The morphological similarity between species of Ascidae Voigts & Oudemans, Blattisociidae Garman and Melicharidae Hirschmann is considerable and for this reason until recently they were all classified as a single family, Ascidae (Lindquist & Evans, 1965). Recent studies (Lindquist et al., 2009) have led to their separation, two of those families (Ascidae and Melicharidae) being placed in Ascoidea, and one (Blattisociidae) in Phytoseioidea.

A complete characterization of Ascidae sensu stricto was given by Moraes et al. (2016). Mites of this family can be recognized by the following characteristics:

  • Podonotal and opisthonotal shields fused or not.
  • Third pair of sternal lyrifissures on posterolateral corners of sternal shield (except Ectoantennoseius and some Anephiasca, in which it is on unsclerotised cuticle, or Anystipalpus and some Antennoseius, absent).
  • Seta st4 usually on unsclerotised cuticle.
  • Peritrematic shield broadly connected to exopodal shield beside coxa IV.
  • Fixed cheliceral digit with setiform pilus dentilis and movable cheliceral digit usually bidentate.
  • Spermathecal apparatus laelapid-type, but often difficult to discern.
  • Genital shield truncate to convex posteriorly (tapering in some Antennoseius).
  • With an anal shield bearing only circumanal setae (rare), or with a ventrianal shield bearing additionally up to seven pairs of setae.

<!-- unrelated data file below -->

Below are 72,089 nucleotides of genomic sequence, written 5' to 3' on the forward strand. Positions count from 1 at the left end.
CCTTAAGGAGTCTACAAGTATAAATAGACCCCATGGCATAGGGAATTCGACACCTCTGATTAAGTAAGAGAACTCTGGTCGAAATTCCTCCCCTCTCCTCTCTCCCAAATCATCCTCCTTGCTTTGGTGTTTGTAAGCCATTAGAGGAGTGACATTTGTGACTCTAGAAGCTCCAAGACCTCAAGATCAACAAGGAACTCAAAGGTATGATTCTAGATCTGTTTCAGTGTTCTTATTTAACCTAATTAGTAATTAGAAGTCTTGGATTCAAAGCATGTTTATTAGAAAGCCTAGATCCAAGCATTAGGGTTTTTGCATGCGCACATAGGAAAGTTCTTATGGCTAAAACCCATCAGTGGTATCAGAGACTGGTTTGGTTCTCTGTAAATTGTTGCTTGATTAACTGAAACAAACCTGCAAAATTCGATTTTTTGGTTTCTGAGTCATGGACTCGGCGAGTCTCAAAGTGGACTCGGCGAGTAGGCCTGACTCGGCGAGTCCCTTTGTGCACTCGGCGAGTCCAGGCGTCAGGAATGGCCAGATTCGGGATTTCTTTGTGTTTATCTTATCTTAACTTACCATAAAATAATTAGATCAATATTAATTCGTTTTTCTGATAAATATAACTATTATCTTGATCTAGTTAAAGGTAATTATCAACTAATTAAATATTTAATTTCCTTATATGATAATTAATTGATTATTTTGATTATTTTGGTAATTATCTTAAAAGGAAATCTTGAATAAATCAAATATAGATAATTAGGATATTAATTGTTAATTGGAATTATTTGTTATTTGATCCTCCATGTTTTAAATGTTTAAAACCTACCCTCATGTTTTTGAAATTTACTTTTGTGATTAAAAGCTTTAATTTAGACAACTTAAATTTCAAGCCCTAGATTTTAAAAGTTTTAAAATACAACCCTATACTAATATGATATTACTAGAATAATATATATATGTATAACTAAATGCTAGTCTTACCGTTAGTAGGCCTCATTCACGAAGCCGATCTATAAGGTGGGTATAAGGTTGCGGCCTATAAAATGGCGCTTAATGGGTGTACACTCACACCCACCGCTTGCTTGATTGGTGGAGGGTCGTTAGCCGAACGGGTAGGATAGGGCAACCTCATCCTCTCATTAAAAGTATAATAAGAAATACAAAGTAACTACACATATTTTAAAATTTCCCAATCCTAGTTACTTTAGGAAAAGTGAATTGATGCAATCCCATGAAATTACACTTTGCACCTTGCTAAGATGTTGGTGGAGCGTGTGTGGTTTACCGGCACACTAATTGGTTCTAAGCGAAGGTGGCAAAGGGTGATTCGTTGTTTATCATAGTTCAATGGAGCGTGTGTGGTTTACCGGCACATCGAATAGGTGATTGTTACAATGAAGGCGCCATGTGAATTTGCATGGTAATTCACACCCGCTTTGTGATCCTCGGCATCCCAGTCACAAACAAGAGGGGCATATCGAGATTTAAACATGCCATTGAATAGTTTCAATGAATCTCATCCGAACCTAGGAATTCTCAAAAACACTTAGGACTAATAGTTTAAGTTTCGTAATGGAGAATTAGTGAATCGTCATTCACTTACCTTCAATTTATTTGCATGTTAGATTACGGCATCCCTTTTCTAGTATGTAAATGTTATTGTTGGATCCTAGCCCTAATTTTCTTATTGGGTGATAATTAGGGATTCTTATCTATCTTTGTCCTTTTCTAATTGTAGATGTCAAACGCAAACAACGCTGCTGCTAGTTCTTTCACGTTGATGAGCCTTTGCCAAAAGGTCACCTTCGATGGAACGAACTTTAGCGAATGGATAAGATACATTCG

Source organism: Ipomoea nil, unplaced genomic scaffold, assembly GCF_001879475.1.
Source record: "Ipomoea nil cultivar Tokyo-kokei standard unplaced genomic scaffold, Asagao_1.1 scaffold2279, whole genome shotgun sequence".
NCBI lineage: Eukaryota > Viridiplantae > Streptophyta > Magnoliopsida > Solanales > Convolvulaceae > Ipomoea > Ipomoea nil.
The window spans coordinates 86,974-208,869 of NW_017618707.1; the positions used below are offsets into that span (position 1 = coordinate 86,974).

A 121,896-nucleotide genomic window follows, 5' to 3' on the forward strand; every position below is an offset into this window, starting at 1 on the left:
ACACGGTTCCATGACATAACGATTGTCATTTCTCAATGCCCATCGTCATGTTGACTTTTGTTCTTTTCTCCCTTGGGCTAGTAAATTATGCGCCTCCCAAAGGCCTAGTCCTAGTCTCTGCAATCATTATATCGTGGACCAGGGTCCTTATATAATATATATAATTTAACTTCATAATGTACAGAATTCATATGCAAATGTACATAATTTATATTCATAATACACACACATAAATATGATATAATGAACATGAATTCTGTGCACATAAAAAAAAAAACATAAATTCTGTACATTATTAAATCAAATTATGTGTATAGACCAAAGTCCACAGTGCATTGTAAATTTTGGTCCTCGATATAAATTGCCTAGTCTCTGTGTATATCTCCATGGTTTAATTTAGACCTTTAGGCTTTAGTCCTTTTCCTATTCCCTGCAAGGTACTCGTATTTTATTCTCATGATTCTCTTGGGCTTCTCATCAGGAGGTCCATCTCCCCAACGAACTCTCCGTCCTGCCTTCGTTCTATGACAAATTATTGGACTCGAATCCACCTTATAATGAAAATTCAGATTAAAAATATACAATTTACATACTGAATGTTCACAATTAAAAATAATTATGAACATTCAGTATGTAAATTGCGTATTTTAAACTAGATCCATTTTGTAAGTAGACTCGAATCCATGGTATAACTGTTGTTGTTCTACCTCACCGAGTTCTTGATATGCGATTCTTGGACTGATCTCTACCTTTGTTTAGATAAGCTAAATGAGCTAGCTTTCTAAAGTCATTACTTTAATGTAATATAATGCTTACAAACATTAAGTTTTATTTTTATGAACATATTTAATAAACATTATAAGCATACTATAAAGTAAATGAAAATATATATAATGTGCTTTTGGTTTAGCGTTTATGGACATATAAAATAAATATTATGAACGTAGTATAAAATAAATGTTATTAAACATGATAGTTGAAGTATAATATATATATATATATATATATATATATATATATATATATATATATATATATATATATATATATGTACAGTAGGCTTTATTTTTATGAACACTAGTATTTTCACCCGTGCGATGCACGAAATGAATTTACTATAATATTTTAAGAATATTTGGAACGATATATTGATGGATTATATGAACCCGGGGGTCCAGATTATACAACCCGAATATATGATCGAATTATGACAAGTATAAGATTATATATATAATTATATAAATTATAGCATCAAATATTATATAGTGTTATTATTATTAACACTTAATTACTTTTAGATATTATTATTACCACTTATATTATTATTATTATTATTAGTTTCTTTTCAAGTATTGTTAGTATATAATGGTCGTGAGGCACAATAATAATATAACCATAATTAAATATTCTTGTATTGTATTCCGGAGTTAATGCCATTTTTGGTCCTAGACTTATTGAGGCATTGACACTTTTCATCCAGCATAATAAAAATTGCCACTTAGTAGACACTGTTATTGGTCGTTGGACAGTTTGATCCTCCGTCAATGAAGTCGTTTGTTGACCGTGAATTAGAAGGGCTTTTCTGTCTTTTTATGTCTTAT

Ascid species have been described from a wide range of countries and habitats. This data base provides information about the world distribution and habitats occupied by species of this family, which should be of interest to research works dealing with the taxonomy, biology and ecology of these groups, and even to applied biological control activities. Preparation of the base was done by consulting the world literature, starting with the publications cited by Moraes et al. (2016).

The taxonomic concept used in this work is based on Moraes et al. (2016), in which detailed information about the nomenclature reported for each genus and species can be found. This data base is updated periodically, as new information becomes available in the literature. A major effort was done to include precise information about all known ascid species, but mistakes and omissions may have happened. We would be grateful to users for letting us know of those mistakes or omissions, so that the information can be corrected or complemented.

How to cite

Santos, J.C., Demite, P.R. & Moraes, G.J. de. (current year) Ascidae Database. Available from: (accessed XX/XX/XXXX).



For some of the species, observations are presented explaining particular situations, such as species of questionable identification (tentative identifications, affinis, “near”, “cf” and “?”), species listed differently from the way that currently (cited as) and species whose information was complemented by queries to the authors (***).